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Tuesday's Mini-Report, 1.2.18

Today's edition of quick hits.

Today's edition of quick hits:

* Iran: "The most significant protests in eight years are rocking Iran, with state media reporting Tuesday that the death toll from clashes between demonstrators and security forces had reached at least 20."

* Matthew Riehl: "Weeks before he started shooting, the Colorado gunman who killed one deputy and wounded four more unleashed a verbal barrage against Douglas County Sheriff Tony Spurlock and his department."

* Korean delegation: "Delegations from North and South Korea could meet for the first official discussions between the neighbors since 2015 ahead of the PyeongChang Winter Olympics. South Korea proposed Tuesday that talks be held on Jan. 9, said Cho Myoung-gyon, the head of his country's Unification Ministry."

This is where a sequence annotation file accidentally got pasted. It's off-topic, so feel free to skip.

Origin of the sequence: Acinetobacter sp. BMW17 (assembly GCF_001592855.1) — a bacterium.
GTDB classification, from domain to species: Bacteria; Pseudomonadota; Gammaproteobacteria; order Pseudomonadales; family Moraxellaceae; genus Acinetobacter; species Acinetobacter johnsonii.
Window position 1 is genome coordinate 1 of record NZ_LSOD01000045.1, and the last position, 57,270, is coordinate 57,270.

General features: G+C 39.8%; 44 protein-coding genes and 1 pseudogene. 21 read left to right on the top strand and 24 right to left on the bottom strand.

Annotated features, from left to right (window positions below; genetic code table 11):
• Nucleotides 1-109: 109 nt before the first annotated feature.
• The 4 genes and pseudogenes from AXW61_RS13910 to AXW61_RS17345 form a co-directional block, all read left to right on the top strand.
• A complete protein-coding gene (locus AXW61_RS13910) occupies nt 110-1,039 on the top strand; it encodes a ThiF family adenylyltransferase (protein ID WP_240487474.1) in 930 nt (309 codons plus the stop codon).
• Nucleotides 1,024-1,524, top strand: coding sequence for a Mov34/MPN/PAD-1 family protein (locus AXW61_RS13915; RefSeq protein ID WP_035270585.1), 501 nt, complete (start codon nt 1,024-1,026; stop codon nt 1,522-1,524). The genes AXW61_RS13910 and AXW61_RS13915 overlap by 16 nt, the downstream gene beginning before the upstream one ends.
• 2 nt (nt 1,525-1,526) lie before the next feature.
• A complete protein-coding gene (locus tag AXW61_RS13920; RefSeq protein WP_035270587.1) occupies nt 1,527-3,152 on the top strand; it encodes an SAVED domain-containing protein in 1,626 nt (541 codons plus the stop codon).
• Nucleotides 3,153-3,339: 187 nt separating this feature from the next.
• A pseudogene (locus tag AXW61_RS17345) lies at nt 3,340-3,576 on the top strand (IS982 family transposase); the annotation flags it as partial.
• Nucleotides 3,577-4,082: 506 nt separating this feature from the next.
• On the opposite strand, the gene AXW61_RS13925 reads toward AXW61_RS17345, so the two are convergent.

* Middle East: "The Palestinians have announced they are recalling their envoy to the United States for 'consultations', weeks after President Trump recognised Jerusalem as the capital of Israel. Palestinian President Mahmoud Abbas said he would not accept any US peace plan in the wake of Mr Trump's move."

* Houston "may have averted a tragedy after a drunk, belligerent man was found to have an arsenal of guns in his hotel room as the venue was preparing for a big New Year's Eve celebration."

* Chicago "ended 2017 with fewer homicides than the year before, but gang violence in the city's most dangerous neighborhoods kept the total number of killings above the 600 mark for only the second time in more than a decade."

* Sadly predictable: "Trees have been planted on one of President Trump's golf courses where CNN cameras captured him golfing."

* Good decision: "Two Republican senators have called off a planned trip to Russia after the Kremlin denied a visa to a Democratic colleague, New Hampshire Sen. Jeanne Shaheen."

* One is too many, but the overall trend is encouraging: "The number of law enforcement officers killed in the line of duty dropped sharply in 2017, marking the second-lowest toll in more than 50 years."

Anything to add? Consider this an open thread.